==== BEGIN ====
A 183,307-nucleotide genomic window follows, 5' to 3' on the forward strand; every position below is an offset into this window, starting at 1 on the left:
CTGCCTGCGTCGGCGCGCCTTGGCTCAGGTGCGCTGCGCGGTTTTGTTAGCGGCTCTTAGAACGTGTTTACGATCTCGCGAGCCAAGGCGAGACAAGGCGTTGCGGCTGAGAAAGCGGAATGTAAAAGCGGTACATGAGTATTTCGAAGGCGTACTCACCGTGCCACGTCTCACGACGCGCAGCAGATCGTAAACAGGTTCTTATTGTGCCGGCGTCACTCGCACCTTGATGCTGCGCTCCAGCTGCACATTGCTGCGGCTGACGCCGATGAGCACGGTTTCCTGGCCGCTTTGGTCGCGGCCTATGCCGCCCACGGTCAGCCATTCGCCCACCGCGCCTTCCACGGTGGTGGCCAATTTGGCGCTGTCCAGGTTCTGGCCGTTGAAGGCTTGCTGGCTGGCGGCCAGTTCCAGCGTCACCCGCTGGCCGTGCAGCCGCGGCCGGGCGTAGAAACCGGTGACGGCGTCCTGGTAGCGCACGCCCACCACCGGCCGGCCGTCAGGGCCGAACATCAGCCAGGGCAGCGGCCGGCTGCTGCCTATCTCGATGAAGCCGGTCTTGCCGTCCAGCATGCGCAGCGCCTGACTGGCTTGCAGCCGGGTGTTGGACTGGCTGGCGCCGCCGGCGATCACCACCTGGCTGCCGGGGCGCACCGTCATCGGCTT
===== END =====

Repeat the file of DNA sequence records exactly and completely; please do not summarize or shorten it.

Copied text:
A 183,307-nucleotide genomic window follows, 5' to 3' on the forward strand; every position below is an offset into this window, starting at 1 on the left:
CTGCCTGCGTCGGCGCGCCTTGGCTCAGGTGCGCTGCGCGGTTTTGTTAGCGGCTCTTAGAACGTGTTTACGATCTCGCGAGCCAAGGCGAGACAAGGCGTTGCGGCTGAGAAAGCGGAATGTAAAAGCGGTACATGAGTATTTCGAAGGCGTACTCACCGTGCCACGTCTCACGACGCGCAGCAGATCGTAAACAGGTTCTTATTGTGCCGGCGTCACTCGCACCTTGATGCTGCGCTCCAGCTGCACATTGCTGCGGCTGACGCCGATGAGCACGGTTTCCTGGCCGCTTTGGTCGCGGCCTATGCCGCCCACGGTCAGCCATTCGCCCACCGCGCCTTCCACGGTGGTGGCCAATTTGGCGCTGTCCAGGTTCTGGCCGTTGAAGGCTTGCTGGCTGGCGGCCAGTTCCAGCGTCACCCGCTGGCCGTGCAGCCGCGGCCGGGCGTAGAAACCGGTGACGGCGTCCTGGTAGCGCACGCCCACCACCGGCCGGCCGTCAGGGCCGAACATCAGCCAGGGCAGCGGCCGGCTGCTGCCTATCTCGATGAAGCCGGTCTTGCCGTCCAGCATGCGCAGCGCCTGACTGGCTTGCAGCCGGGTGTTGGACTGGCTGGCGCCGCCGGCGATCACCACCTGGCTGCCGGGGCGCACCGTCATCGGCTT